The first of the three visitors of Job (Job ii. 11), surnamed "the Temanite"; supposed to have come from Teman, an important city of Edom (Amos i. 12; Obad. 9; Jer. xlix. 20). Thus Eliphaz appears as the representative of the wisdom of the Edomites, which, according to Obad. 8, Jer. xlix. 7, and Baruch iii. 22, was famous in antiquity.
The name Eliphaz "for the spokesman of Edomite wisdom may have been suggested to the author of Job by the tradition which gave this name to Esau's son, the father of Theman (Gen. xxxvi. 11; I Chron. i. 35, 36). In the arguments that pass between Job and his friends, it is Eliphaz that opens each of the three series of discussions. His one thought is that the righteous can not perish; the wicked alone suffer, and in measure as they have sinned (Job iv. 7-9). See Job.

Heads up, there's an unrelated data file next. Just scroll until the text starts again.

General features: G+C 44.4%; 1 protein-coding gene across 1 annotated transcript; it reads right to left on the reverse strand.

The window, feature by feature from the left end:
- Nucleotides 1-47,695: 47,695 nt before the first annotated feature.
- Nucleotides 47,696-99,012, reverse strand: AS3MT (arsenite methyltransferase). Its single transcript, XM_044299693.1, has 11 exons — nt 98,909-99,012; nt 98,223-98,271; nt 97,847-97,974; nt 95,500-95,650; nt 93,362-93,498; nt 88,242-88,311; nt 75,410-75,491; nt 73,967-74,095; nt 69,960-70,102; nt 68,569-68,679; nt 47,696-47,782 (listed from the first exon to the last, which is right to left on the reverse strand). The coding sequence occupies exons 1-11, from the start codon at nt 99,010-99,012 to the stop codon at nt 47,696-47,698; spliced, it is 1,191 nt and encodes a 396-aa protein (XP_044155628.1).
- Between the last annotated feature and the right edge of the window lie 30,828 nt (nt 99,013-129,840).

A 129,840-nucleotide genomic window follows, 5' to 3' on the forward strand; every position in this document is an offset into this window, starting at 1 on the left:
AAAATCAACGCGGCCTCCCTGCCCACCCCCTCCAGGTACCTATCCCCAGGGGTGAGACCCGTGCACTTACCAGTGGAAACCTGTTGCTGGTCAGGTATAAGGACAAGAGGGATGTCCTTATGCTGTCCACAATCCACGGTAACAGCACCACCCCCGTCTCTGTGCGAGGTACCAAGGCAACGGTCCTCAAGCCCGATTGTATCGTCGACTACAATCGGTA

Later tradition makes Eliphaz King of Yemen; e.g., the additions to the Arabic translation of the Book of Job (comp. Michaelis, "Einleitung in die Göottliche Schrift des Alten Testaments," p. 18).